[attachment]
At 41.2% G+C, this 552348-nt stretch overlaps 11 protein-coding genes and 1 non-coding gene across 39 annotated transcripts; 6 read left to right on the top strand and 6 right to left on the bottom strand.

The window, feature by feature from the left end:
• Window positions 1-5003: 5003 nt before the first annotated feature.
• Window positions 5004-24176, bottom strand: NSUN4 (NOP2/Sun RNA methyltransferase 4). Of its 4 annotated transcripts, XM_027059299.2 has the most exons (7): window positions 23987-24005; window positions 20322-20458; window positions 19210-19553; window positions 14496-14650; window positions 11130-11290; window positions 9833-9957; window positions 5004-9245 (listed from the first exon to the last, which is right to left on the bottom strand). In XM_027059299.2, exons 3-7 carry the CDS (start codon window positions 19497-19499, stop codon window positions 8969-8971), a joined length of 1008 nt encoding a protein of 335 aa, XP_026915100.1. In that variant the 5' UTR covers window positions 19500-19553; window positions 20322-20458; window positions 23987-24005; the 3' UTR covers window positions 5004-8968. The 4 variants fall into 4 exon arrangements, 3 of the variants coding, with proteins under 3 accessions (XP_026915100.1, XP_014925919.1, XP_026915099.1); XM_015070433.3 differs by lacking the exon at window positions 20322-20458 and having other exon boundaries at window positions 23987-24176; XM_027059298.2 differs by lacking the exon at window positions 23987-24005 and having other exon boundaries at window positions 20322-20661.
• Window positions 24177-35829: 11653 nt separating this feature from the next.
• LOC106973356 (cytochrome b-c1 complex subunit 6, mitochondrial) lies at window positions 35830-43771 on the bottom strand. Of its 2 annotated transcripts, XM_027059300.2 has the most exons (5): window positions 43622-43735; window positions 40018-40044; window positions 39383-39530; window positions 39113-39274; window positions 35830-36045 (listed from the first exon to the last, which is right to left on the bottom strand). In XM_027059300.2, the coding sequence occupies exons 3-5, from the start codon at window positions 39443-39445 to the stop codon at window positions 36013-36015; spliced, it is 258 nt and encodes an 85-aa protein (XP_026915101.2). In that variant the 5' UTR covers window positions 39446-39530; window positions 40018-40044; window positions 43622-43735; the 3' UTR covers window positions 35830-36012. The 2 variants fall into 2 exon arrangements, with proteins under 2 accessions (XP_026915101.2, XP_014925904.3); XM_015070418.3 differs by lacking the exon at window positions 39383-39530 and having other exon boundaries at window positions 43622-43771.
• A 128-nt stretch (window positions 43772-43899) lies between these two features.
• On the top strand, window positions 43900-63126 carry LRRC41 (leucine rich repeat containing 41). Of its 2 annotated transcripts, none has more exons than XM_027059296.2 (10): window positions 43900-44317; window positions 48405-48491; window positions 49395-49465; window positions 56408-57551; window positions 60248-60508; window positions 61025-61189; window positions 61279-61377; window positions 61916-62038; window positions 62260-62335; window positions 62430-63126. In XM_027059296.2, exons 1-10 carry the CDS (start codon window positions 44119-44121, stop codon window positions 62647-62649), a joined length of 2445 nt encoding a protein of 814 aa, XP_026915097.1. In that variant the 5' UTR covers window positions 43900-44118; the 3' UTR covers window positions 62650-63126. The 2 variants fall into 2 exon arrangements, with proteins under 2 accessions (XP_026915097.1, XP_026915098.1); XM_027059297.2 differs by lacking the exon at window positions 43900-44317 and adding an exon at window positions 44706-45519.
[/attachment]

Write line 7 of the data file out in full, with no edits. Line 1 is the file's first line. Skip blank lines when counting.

• A 128-nt stretch (window positions 43772-43899) lies between these two features.